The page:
2. When I was a kid most of the adventure books I read had male protagonists, so I was very happy to find YA books that had female protagonists. There are also still a lot of famous YA novels that have guy protags like Catcher in the Rye, Perks of Being a Wallflower, Harry Potter, a couple of John Green books and more. But I do wish that there'd be more male voices in YA contemporary and romance. Great discussion! :)

  3. I have to confess that POV is not necessarily something I pay a lot of attention to. But I did think of the Chaos Walking series after reading your post. In the first book, we get Todd's POV. In further books, it moves to two POVs - Todd's and Viola's. It's interesting to watch the author really give nuance to the different voices.

  4. I am equally happy with a male or female POV in literature, whether it be YA or adult. The problem I often come across in YA, though, is the angsty love triangles (which you mention above, of course!). I was never a fan of love triangles, even when I was a kid/teen. These angsty love triangles tend to be more popular in books for girls than for guys - simply because girls are more interested in romance than guys. On the other hand, I think my complaint is more about how many books are romances rather than action. It's the subject that annoys me, not the POV.

  5. I'll second (or third, or whatever) the comments about fantasy and SF being mostly from a male POV when I was growing up -- particularly SF. The exceptions were mostly written by women (even if they used a male pen name.)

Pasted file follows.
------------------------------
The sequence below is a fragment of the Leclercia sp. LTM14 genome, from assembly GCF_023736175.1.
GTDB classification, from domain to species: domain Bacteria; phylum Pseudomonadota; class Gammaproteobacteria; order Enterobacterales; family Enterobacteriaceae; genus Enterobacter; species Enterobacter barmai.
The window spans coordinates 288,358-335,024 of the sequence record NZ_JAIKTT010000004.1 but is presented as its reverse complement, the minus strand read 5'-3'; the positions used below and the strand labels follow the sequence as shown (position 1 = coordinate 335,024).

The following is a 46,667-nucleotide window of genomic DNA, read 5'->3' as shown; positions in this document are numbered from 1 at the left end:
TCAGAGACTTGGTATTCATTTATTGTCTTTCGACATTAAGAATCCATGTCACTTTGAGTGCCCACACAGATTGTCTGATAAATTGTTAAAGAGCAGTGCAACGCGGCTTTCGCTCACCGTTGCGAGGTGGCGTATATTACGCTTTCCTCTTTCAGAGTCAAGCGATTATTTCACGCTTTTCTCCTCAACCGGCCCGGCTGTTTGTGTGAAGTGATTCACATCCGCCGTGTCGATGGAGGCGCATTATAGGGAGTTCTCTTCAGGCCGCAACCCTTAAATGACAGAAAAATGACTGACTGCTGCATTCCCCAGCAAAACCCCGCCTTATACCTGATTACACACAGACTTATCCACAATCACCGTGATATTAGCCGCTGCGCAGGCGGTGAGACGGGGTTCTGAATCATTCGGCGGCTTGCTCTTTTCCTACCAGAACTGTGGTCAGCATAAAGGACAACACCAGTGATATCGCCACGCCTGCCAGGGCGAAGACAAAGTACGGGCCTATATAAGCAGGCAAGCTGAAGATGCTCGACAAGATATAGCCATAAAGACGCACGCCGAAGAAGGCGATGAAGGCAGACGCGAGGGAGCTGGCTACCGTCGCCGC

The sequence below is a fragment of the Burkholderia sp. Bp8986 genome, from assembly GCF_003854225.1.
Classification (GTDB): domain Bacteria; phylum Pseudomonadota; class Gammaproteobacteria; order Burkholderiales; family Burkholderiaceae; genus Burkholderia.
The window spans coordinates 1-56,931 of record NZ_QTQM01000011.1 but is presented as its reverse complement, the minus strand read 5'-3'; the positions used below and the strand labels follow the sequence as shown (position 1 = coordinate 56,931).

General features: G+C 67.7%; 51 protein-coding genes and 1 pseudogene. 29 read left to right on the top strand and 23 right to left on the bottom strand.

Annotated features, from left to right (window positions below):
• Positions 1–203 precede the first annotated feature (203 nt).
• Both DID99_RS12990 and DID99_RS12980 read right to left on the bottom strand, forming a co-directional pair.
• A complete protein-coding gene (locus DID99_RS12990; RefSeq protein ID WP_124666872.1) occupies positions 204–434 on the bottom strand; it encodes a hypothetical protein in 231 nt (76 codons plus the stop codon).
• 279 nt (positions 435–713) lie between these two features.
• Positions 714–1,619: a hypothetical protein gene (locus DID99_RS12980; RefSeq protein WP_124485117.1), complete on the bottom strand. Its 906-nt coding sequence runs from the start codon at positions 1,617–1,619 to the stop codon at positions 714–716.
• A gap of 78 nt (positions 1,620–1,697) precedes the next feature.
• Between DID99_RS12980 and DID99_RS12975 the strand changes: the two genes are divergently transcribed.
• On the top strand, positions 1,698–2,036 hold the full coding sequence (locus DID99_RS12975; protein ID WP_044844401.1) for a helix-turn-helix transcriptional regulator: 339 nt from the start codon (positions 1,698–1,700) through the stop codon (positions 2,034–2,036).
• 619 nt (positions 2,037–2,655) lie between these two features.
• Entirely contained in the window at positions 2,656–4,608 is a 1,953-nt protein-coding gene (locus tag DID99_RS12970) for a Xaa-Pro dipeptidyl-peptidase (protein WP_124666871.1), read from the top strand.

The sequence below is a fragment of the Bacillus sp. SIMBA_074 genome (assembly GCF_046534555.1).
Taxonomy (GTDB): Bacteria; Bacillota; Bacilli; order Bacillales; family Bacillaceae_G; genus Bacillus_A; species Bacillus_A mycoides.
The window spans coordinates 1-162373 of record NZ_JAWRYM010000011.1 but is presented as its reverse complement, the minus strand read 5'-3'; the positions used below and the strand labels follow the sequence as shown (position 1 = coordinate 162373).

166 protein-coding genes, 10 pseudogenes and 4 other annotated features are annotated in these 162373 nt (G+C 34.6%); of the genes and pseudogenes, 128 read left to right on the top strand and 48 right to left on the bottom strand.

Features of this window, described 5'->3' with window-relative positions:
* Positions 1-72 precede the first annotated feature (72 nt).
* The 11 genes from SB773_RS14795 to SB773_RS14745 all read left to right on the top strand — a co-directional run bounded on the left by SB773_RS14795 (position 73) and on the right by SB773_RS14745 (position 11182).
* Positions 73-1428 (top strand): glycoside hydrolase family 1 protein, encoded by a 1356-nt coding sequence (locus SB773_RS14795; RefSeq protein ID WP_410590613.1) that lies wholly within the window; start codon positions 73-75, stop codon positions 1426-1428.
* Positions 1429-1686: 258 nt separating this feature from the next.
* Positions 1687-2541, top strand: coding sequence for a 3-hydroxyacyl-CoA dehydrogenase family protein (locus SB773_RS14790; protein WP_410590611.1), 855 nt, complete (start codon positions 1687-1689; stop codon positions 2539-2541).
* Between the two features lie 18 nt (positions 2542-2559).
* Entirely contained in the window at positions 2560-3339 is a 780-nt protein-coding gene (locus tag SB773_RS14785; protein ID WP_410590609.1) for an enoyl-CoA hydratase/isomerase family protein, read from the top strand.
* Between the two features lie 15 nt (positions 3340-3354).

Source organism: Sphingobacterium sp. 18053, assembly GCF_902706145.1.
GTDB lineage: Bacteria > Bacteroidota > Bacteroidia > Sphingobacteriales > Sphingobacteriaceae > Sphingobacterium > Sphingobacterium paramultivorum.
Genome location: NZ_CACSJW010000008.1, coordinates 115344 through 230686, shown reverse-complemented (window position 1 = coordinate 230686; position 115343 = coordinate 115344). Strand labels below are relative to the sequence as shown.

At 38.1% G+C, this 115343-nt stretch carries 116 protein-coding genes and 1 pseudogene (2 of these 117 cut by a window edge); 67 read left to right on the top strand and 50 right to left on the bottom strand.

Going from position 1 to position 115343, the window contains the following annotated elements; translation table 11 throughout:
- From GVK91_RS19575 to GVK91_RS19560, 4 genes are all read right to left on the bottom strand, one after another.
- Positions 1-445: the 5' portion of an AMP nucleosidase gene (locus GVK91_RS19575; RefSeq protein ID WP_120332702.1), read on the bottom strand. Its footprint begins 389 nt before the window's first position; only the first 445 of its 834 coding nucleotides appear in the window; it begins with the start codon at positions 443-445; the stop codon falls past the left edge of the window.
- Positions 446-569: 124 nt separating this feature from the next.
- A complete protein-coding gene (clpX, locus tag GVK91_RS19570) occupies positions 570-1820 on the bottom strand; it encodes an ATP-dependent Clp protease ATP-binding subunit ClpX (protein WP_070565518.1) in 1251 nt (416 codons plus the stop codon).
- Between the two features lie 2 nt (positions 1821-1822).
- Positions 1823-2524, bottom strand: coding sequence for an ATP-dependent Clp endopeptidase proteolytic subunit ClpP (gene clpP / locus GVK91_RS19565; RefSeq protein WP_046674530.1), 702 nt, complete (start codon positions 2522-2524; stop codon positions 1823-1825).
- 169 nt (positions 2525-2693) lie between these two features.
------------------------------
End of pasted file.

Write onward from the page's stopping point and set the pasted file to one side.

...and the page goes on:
As for the prevalence of female POV characters in YA today, it both pleases and worries me. It pleases me because girls need to see a variety of female characters in a variety of roles, not just as the sex object or the damsel in distress (tropes that were all too common in early SF and other genres as well.) And not just "strong women," either - shy, quiet, and/or introverted girls need role models, too.

    OTOH, the trend concerns me because it may be counter to the goal of getting teenage boys to read. I know that books with a female protagonist can appeal to boys, because I used to read them to my classes -- but they're not necessarily the books boys will pick up and read on their own. Instead of only going with what the prevailing wisdom says will sells, I wish publishers would also look for books that will appeal to both sexes -- like the Harry Potter series did. That will probably mean finding a better balance of books with male and female POV characters.

  6. I don't have a preference. All I ask for is a well-written entertaining read. :)

  7. I love either POV, the most important thing for me is that they are fleshed out and that I can connect or relate to them.

    1. I agree, whatever POV works best for the story works for me, as long as they're developed well.

  8. Like a number of other commenters I grew up reading fantasy and sci fi which was mostly a male POV so more female protagonists in urban fantasy and ya fantasy is refreshing and something I'm glad my daughters had when they were teens. It didn't seem to bother them at all to read Harry Potter either! My son, on the other hand, started reading Harry Potter (actually he and I read them together for awhile, but by the time he was a teen it was too tame for him! He's a big reader, but not of YA...mostly adult fiction, sci fi, nonfiction.

    It's great more girls are reading YA sci and fantasy as well as other YA, but we do want to make sure the boys find books and authors that call to them.

    I think I went a little wild at first...only wanting a female protagonist...LOL. Now it doesn't matter to me. I only started reading YA again about 6 months ago after a couple years not doing so. A number of the books and authors you mention, Greg, I haven't read so will have check them out. Thanks for an interesting post!